“I’VE SHOWN this movie at festivals in France, Canada and England. And each time I’ve taken something different away from the movie, and recognized the different ways audiences react.
“Now, I am so thrilled to be here with the movie at the Museum of Modern Art. As a child, museums were my escape and they formed the idea that I would grow up and become an artist — of some kind.
“However, unlike my experiences in Venice, London or Toronto, nobody here has yet offered me a glass of champagne. So I’m going to see this movie sober. I hope I still like it!”
* * *
THAT WAS part of Madonna’s charming speech as she introduced her film, “W.E.” and one of her stars Andrea Riseborough (who plays Wallis, the Duchess of Windsor) to a fashionable crowd Sunday. (It was a “hot event night” in NYC. Over at the Ziegfeld Theater, Steven Spielberg’s “War Horse” was having its premiere.)
This was supposed to be a “small” screening, but what with Madonna could ever be small? Hosted by The Cinema Society and Piaget, it ended up with a lot of media, and mobs, outside MOMA, behind barricades, screaming for the icon. She was late, of course, which only increased the tension and hysteria when she finally slid glamorously out of her car. (After an aide adjusted her skin-tight pants and glittering top. She looked delicate and petite even in her towering heels.)
Madonna gave the red-carpet reporters and photographers inside as much as she could — if they had their way, she’d still be posing.
Among the throng — Kim Cattrall, Anderson Cooper, Donna Karan, Jeffrey Donovan, Jeremy Piven, Sandy Gallin, Nina Garcia, Hamish Bowles, Julian Schnabel, Barry Diller, Jacob Bernstein, Patti Smith. And but of course, Harvey Weinstein who is distributing “W.E.” He greeted Madonna affectionately as she strode in, surrounded by her security, her press rep, her personal assistants and others who try to smooth out the bumps for one of the world’s most famous women.
Harvey introduced Madonna, praising her as a “renaissance woman” with whom he has worked happily since 1990 — they first collaborated on her documentary “Truth or Dare.” He also remarked that if “W.E.” had been “made by, you know … Joe Smith, well …” He was attempting to comment on the bad rap Madonna often receives for anything she does in film, whether acting or in this case, directing. When Madonna got to the podium she joked, “By the way, Harvey, I don’t want to be Joe Smith” (I’m sure she would have preferred Scorsese or Polanski as a comparative reference point.)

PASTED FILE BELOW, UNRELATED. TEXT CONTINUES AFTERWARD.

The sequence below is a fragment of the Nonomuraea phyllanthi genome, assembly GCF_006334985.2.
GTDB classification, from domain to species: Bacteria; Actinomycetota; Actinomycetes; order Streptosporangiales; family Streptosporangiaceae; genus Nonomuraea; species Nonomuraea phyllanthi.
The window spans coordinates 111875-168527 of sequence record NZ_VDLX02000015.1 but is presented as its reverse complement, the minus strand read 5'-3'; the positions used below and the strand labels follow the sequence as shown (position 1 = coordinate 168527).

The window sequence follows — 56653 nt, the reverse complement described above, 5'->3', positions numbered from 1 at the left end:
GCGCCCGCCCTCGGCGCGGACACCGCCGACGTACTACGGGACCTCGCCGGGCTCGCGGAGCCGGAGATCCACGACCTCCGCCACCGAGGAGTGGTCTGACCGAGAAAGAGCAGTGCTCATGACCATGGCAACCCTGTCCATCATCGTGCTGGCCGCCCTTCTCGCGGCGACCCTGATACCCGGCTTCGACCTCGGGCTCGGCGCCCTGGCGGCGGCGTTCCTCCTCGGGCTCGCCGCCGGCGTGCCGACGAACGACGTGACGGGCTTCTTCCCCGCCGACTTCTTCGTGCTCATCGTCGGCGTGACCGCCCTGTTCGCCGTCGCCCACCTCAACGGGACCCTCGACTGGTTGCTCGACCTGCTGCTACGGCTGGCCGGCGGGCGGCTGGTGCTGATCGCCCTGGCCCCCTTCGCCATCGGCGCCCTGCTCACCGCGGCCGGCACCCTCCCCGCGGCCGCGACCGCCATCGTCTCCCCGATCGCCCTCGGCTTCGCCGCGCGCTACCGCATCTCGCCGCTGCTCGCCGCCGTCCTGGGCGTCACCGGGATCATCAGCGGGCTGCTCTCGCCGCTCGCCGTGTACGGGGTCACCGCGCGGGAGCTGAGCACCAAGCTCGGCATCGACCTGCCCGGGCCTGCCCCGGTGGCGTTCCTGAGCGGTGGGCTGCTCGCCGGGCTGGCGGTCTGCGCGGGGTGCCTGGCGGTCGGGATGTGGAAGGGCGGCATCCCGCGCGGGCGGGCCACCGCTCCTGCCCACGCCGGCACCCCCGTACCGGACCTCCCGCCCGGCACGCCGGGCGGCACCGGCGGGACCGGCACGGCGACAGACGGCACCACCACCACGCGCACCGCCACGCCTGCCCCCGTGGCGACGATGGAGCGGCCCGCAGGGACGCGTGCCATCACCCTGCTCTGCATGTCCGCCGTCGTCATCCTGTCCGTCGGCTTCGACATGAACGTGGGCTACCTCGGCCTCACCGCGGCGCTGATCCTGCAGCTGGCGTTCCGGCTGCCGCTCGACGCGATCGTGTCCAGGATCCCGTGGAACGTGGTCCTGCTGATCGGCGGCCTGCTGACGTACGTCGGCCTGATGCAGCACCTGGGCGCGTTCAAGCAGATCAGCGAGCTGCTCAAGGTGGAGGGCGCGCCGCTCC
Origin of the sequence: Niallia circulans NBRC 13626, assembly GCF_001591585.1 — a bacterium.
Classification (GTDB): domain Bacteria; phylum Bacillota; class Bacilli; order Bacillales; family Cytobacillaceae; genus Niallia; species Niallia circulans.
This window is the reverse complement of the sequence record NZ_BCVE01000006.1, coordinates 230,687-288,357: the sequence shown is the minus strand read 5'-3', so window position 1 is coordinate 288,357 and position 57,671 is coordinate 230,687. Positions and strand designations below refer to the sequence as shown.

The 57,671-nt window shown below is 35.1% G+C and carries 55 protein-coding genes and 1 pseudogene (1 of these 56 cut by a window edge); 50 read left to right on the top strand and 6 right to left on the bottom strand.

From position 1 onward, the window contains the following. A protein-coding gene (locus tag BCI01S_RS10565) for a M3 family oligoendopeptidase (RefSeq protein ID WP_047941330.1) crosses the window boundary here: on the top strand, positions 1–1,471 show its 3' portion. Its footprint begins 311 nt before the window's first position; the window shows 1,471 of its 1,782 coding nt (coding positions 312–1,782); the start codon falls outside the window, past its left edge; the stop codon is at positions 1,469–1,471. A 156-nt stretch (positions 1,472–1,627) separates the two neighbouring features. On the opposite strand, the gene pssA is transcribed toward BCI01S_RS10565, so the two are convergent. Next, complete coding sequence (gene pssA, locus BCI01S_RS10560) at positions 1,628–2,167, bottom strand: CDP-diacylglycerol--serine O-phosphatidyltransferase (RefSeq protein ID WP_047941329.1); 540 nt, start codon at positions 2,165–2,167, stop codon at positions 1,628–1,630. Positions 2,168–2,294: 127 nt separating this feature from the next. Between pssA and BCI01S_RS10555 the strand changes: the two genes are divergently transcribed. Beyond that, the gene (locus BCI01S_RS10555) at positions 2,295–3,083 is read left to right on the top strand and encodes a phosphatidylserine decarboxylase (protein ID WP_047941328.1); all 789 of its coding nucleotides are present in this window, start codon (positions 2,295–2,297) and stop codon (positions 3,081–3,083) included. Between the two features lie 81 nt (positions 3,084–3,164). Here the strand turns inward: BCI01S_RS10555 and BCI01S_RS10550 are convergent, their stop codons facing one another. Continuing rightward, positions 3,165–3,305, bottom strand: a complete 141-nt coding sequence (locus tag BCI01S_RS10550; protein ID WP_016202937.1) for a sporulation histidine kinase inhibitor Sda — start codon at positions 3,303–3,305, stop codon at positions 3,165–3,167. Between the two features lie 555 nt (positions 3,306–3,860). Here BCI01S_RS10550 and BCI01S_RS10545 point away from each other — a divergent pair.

Madonna also commented ruefully that now the movie is set in stone, “I can’t change anything!” Nothing is ever perfect, nothing is ever easy for Madonna, and she has worked tirelessly on the editing of “W.E.” melding her two onscreen tales — one, the real-life legendary sensation of a king abdicating his throne for “the woman I love” — Edward VIII for divorcee Wallis Simpson. There is also the story of a contemporary young woman named Wally, suffering through an abusive marriage, who is obsessed with the story of Wallis and the man who became, briefly, King Edward VIII. (His close friends and family called him David.)
Both of these are compelling concepts. Either would have made a splendid film. It has been Madonna’s job to weave Wallis and Wally. “Every little girl loves a fairy tale, a happy ending,” Wally declares, explaining her fascination with the Duke and Duchess. Having co-written the script with Alex Keshishian, those are Madonna’s words for sure. At heart, Madonna is a romantic and she does believe in happy endings, though she has yet to find one. (She has not stopped looking, however. Madonna genuinely respects romance.)
The crowd appeared fascinated by “W.E.” which is a long movie, but there was no sense of restlessness — they loved the clothes (exquisite designs by Arianne Phillips) … they loved the eclectic score, which includes a new song by Madonna, sung over the closing credits … they loved the romance and the tragedy, too. (The Duchess was an unhappy woman, who felt she had ruined the King and trapped herself forever, “playing out the world’s greatest romance — and now I can never leave him.”)
Abbie Cornish as Wally, James D’Arcy as Edward VIII, Richard Coyle as Wally’s husband, Oscar Isaac as Wally’s charming savior, David Harbour as Ernest Simpson, James Fox as Bertie — who would step in as king after Edward abdicates — and Natalie Dormer, the future Queen Mother, are all splendid. Madonna certainly knows how to get the best out of actors. (Miss Dormer is especially delicious in her brief but telling scenes.)
And Miss Riseborough is simply brilliant as Wallis; brittle, poignant, imprisoned.
There was a party after, at a place called Crown. Madonna attended, and so too, it appeared, had everybody in the MOMA audience. It was one of those events where you had to just get over the embarrassment of being jammed up intimately against total strangers. I wouldn’t be surprised if a few pregnancies resulted from the “W.E.” party. Yeah — it was that close. Madonna was at a corner table, ringed by bodyguards. People kept reaching in frantically, attempting to touch her or get her attention. It was kind of like a well-dressed zombie movie. But she was cool with the crush. This is her life.
Madonna’s “W.E” opens in L.A. on Dec 9th for a week. (For Academy consideration.) It goes wide on Feb 3rd. Of course she is still a great pop star and concert attraction. She is scheduled to perform at halftime at the upcoming Super Bowl. Her new album will soon be upon us. But if Madonna wanted to devote herself only to filmmaking, she could. She is a fine director, and she made a beautiful, complex and moving work of art. And one that, despite its vintage subject matter, reflects this most modern woman in every frame.